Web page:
In the age of the “selfie,” smartphone cameras have turned novice photographers into amateur photojournalists.
With the latest video and photography technology now available on most cell phones, all the tools you need to capture amazing moments are right in the palm of your hand. It’s a fast, inexpensive way to document the moments you want to share over social media networks, like Instagram, Facebook, and Twitter and use in your marketing materials.
Whether you have a professional event photographer or not, smartphones can create interesting and organic images that otherwise might never be seen. At your next event rely on your smartphone’s camera to snap the photos and capture video that will connect emotionally with your donors by employing professional techniques photographers rely on to make their photos stand out.
The goal of photographing an event is to shoot attention-grabbing images. Taking a variety of shots with dynamic composition is the first step to achieving this goal.
Frame Your Shot—Use the surrounding environment to put an interesting frame around the subject of your photo. Experiment with different angles or look for well-placed staging elements, like a window, to create the border—and remember the the Rule of Thirds.
Consider Your Lines—Lead the viewer’s eye straight to the subject by strategically placing them where the venue’s architecture will act as a runway to the subject of your photo.
Repositioning the Group Photo—The classic group photo places the tallest in the middle and goes down from there. For a new look try placing your tallest subjects at each end and your shortest person in the middle to create a new line for the viewer.
Orientation—Aim to shoot for your desired use. Landscape orientation will typically translate well for web and print layouts. Portrait is great for social media and vertical video typically means your viewer won’t have to rotate their phone to get the best view. Different phones have different ways of orienting the image after it’s taken so you may want to brush up on your manual before the event.
Know Your Settings and Surroundings
The settings on your camera are the tools that turn a good photo into an amazing one. Consider light, speed, and distance before pressing that button.
The Nature of Light—Lighting is so important in photography, but the main point is to be aware of the direction of your light source. Have your subject face the light to keep them out of the shadows.
To Zoom, or Not to Zoom—Have fun with the zoom lens feature on your camera. Zoom in to enhance the intimacy, or out to provide a general sense of space.
Slow Motion and Time-Lapse Settings—Most cell phone cameras now offer fun photo-taking options, which can add another layer to your video recordings. Play around during games with slow-motion speeds, or get a sweeping view of the venue using the panoramic setting.
Easy-to-use editing tools have made your smartphone not only a camera but a darkroom as well, but be careful or your final result will lose the authenticity you meant to capture.
Cropping—Pare down your image to eliminate anything that distracts from the subject you want to capture most.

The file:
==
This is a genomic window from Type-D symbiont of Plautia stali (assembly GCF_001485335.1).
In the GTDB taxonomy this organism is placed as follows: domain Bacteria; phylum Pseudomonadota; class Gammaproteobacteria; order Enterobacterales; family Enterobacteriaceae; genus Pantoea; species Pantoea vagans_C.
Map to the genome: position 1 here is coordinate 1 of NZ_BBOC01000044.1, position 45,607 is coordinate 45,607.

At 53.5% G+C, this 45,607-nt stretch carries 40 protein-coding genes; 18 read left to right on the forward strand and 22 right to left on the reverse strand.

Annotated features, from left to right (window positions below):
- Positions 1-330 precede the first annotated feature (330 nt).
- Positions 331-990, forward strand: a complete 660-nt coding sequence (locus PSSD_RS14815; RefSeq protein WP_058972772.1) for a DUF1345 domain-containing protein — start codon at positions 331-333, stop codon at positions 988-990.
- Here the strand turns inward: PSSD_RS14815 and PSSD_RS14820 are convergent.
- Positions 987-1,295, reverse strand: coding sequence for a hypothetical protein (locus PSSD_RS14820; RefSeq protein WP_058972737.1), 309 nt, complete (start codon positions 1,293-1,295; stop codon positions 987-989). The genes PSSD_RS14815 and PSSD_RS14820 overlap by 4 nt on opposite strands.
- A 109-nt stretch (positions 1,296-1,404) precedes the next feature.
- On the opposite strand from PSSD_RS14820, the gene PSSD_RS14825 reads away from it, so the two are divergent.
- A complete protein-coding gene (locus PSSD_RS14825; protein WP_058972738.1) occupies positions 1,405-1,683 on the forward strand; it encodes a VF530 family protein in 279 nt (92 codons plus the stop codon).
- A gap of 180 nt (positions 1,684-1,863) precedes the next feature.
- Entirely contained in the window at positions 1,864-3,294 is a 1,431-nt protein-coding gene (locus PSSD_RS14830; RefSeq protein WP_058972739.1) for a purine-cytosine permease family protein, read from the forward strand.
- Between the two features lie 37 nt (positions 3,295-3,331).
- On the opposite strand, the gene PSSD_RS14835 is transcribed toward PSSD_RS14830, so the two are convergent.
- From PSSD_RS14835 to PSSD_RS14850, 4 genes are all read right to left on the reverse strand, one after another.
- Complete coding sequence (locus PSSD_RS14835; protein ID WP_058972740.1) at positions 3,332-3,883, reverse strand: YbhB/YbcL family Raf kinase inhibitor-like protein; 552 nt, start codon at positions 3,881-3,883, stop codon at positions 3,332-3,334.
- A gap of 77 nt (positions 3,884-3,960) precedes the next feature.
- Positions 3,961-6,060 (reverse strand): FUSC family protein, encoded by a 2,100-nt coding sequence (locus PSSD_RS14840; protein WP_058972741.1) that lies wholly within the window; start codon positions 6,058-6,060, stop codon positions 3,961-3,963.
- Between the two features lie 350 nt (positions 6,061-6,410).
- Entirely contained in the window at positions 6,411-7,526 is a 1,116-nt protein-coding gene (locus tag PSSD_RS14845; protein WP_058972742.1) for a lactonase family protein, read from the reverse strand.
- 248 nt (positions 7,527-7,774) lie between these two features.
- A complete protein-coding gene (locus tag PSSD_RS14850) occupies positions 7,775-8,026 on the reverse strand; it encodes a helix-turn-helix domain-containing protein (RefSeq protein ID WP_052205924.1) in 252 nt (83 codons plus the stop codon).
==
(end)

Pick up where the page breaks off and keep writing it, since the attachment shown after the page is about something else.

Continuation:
Fun With Filters—There are a number of filters that can change the image in interesting ways, but be careful not to stray from your goal of capturing the spirit of the event.
Smartphone cameras and their editing tools can create a large and varied archive of photos and video you can share over social media or use in next year’s marketing. With a little practice you’ll quickly become the photojournalist of your next event!
Most smartphone cameras also have the ability to take video, which is a great way to reveal the most exciting moments of your program.
- Capture “winning” moments during games and raffles.
- Consider setting up a tripod during a keynote address.
- Invite your guests to get in on the fun! Ask one question of several people then combine the clips for a fun video to post on social media.
Five Photos to Take at Your Next Event
- The “story shot” could be the empty venue prior to your event or a nicely staged photo during your program.
- A candid photo depicts the exciting action at your event. Use the “burst” setting to give yourself choices during the editing process.
- Group shots bring the stars of the event into focus. Take a few to make sure you’ve got all eyes focused on the camera.
- A Close-up is the best approach to prompt an emotional connection between the subject of your photo with its viewer, but ask for permission first.
- Wide shots bring the whole event into focus. Experiment with your phones panoramic setting, but always take a landscape photo.
Uploading Your Photos or Video
We think about our phones as always clearly being in portrait (tall) or landscape (wide) mode, but there are times when we contort ourselves to take photos and the camera can seem as if it’s in landscape, but it actually isn’t. Make sure you look at the picture before upload and if it’s not in the expected orientation, fix it.
How to fix this:
- iOS: http://osxdaily.com/2012/05/01/rotate-photos-iphone-ipad/
- Android: http://informit.com/articles/article.aspx?p=2305173&seqNum=2 (under “edit pictures”)
- Windows (8+): http://tech-recipes.com/rx/56624/how-to-rotate-crop-photos-in-windows-10/
- Mac OS: http://osxdaily.com/2009/12/04/rotate-multiple-pictures-easily-in-mac-os-x-with-preview/